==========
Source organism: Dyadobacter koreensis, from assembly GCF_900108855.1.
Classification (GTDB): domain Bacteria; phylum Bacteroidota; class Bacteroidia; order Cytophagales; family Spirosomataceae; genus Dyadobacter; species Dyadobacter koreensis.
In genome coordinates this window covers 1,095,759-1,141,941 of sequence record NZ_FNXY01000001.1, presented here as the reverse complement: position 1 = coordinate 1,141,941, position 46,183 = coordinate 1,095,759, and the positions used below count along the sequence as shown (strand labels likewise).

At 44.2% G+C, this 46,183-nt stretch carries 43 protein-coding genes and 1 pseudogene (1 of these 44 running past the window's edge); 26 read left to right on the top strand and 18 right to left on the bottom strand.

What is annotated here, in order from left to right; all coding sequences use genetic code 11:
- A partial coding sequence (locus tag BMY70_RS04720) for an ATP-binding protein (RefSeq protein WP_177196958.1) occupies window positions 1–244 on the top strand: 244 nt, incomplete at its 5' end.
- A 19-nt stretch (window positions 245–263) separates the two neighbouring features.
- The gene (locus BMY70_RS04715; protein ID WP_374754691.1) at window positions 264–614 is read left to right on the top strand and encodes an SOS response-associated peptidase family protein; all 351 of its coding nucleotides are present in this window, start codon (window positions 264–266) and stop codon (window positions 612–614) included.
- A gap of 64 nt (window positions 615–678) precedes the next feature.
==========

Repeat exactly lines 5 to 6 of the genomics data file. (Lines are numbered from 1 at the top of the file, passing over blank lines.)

What is annotated here, in order from left to right; all coding sequences use genetic code 11:
- A partial coding sequence (locus tag BMY70_RS04720) for an ATP-binding protein (RefSeq protein WP_177196958.1) occupies window positions 1–244 on the top strand: 244 nt, incomplete at its 5' end.